The demographic future is uncertain. Conventionally, this uncertainty is conveyed by different scenarios with specific, stated assumptions about the components of population change (fertility, mortality, and migration). Alternative projection scenarios give an indication of possible uncertainty, although the uncertainty is not quantified. A stochastic or probabilistic approach to projections can potentially help their interpretation by quantifying the inherent uncertainty.
This paper outlines a stochastic method and summarises the results for projections of the New Zealand population from a 2009 base. Uncertainty is modelled from historical data for fertility (total fertility rate), mortality (life expectancy at birth), and net migration, as well as for the sex ratio at birth. Uncertainty in the base population is modelled using expert judgement. Simulations of these parameters give probability distributions around Statistics New Zealand’s deterministic mid-range projection.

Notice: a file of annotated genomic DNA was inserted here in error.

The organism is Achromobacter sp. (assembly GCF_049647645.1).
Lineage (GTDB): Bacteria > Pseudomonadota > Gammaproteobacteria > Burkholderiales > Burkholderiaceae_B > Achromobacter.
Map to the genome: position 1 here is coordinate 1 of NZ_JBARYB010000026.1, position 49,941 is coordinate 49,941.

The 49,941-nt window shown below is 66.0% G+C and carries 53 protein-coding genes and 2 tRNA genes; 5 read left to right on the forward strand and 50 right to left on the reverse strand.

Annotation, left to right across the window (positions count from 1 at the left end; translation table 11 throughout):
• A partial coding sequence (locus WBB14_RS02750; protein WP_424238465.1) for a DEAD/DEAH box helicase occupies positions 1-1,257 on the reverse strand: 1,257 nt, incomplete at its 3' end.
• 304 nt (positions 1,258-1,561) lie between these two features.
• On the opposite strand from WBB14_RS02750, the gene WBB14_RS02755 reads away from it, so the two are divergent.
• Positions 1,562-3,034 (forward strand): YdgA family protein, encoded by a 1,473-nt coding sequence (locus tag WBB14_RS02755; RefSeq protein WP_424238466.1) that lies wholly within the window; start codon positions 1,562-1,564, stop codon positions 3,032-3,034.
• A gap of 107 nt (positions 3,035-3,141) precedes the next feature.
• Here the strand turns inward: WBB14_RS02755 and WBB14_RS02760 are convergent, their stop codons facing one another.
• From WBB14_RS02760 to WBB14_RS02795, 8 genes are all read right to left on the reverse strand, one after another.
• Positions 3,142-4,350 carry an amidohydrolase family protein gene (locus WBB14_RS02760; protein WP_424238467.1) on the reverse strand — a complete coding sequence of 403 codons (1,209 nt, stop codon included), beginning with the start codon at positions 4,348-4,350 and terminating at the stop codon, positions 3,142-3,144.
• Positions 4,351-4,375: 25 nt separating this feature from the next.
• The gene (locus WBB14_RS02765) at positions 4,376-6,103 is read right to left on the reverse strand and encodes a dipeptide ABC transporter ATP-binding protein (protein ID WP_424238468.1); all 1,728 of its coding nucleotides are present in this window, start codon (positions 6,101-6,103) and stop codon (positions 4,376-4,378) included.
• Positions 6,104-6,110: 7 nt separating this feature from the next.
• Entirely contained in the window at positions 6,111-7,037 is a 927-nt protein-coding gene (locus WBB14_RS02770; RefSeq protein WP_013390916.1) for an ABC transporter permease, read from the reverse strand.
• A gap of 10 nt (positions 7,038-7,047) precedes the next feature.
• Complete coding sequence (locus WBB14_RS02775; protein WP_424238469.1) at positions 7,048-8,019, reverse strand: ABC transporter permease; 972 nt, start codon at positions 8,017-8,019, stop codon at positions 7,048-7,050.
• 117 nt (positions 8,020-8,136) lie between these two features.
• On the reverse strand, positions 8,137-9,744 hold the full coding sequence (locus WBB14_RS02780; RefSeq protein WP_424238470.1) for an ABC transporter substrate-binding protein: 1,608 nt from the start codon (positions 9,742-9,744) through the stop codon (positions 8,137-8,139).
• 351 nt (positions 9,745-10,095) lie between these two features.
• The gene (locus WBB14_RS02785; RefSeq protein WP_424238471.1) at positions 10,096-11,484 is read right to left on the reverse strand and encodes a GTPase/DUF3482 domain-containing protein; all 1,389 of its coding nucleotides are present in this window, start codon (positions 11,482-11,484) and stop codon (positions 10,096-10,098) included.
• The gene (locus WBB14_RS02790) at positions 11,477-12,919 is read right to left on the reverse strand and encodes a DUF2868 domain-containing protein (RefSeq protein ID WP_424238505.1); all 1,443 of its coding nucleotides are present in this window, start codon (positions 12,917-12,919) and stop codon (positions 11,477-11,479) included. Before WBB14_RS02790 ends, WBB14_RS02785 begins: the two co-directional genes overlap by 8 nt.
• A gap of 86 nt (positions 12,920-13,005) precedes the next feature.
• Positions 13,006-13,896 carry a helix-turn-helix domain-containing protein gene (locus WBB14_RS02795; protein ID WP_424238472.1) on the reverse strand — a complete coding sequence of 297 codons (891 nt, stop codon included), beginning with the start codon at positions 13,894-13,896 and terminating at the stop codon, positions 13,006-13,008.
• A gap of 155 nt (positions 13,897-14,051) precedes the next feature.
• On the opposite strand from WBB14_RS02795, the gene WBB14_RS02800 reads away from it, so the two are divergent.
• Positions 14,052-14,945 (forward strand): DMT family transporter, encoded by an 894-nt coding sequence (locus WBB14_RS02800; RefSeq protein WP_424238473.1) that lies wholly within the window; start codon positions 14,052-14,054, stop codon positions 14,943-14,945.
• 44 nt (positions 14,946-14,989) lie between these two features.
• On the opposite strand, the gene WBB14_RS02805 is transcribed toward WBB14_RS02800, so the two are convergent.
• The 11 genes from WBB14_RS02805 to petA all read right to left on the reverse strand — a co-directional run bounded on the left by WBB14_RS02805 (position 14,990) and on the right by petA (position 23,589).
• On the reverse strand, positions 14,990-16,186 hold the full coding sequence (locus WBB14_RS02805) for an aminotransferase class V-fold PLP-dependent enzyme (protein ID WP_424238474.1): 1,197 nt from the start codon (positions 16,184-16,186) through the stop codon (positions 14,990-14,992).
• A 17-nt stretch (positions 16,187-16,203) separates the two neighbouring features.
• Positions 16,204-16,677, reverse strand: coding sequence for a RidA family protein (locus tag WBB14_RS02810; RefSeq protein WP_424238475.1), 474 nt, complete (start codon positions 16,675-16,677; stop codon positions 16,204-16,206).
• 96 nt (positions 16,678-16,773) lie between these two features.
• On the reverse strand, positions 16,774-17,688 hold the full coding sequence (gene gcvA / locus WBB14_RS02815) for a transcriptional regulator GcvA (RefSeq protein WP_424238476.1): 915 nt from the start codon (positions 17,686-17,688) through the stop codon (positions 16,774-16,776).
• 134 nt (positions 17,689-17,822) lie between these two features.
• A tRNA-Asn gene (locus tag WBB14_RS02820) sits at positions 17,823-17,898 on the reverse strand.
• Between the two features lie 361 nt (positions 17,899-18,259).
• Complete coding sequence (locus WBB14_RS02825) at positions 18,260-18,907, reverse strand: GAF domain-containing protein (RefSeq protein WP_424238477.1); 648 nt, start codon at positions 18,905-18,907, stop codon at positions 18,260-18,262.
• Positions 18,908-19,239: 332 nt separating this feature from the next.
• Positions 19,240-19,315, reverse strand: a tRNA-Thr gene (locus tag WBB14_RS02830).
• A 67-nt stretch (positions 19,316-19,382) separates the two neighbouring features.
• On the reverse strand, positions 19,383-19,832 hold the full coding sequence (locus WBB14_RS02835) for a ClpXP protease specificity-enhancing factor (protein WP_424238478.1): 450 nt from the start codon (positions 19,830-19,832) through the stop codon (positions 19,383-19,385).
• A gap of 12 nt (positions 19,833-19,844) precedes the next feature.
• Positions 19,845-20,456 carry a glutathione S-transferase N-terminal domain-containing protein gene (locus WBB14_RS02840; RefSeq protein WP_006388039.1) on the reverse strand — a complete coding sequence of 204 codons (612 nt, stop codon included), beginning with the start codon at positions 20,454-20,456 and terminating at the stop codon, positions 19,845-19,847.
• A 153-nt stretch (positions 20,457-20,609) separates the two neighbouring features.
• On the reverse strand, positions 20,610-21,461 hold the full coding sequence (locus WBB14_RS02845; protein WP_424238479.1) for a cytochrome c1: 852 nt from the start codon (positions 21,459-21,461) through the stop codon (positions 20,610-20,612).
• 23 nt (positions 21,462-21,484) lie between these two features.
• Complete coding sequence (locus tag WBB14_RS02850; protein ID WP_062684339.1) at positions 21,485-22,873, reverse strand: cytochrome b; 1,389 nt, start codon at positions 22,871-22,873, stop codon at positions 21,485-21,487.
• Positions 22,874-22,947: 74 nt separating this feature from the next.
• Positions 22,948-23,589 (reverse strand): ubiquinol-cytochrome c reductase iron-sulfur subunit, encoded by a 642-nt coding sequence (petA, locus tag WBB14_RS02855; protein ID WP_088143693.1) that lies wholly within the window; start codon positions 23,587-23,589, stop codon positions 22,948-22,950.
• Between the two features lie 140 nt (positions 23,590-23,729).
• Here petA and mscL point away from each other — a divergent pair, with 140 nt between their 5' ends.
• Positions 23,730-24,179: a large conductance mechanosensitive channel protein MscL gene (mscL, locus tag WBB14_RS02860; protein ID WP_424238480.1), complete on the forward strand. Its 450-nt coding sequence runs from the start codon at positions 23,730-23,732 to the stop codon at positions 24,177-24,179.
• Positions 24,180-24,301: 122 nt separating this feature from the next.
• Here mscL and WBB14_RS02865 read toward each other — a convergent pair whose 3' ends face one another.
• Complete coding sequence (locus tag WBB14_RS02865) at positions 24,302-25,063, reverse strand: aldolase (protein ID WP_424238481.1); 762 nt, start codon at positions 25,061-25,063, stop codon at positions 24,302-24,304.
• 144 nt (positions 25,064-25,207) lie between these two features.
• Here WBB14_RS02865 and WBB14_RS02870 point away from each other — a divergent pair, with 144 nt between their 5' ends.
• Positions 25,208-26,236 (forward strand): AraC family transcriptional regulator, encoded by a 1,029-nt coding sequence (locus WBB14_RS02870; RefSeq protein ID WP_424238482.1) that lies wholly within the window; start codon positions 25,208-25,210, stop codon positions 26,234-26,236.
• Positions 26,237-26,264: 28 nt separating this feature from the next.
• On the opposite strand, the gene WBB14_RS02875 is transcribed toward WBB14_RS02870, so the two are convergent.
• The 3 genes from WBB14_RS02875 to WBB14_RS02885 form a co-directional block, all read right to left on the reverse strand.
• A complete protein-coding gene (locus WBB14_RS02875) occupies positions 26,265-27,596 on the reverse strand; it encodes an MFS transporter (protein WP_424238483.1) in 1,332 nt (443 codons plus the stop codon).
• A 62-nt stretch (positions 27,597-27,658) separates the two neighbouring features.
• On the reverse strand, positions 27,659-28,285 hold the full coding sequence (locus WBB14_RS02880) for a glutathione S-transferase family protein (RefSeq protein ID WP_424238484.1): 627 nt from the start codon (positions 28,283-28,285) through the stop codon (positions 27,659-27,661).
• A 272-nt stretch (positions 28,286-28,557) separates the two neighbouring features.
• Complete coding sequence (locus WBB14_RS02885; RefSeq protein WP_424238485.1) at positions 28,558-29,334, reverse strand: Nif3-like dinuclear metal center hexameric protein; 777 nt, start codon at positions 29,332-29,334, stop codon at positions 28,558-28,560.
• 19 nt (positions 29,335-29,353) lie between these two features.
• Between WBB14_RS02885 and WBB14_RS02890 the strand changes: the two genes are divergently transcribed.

The results illustrate that the deterministic scenarios give a poor indication of uncertainty for some key demographic characteristics. Even for other characteristics, the uncertainty indicated by the scenarios is neither consistent across the projection period, nor consistent between characteristics. This largely reflects that the low and high deterministic assumptions are not equivalent to a given probability interval that is consistent among the fertility, mortality, and migration components. Moreover, the uncertainty is rarely symmetrical.
There are few practical obstacles to producing stochastic population projections, other than the additional resource required to formulate measures of uncertainty and produce multiple simulations. A stochastic approach could also be applied to other demographic projections produced by Statistics NZ, aiding their interpretation where uncertainty is even greater (eg ethnic population and subnational projections). However, the method outlined in this paper can be applied to the New Zealand population projections without compromising the current methods or results of those other demographic projections.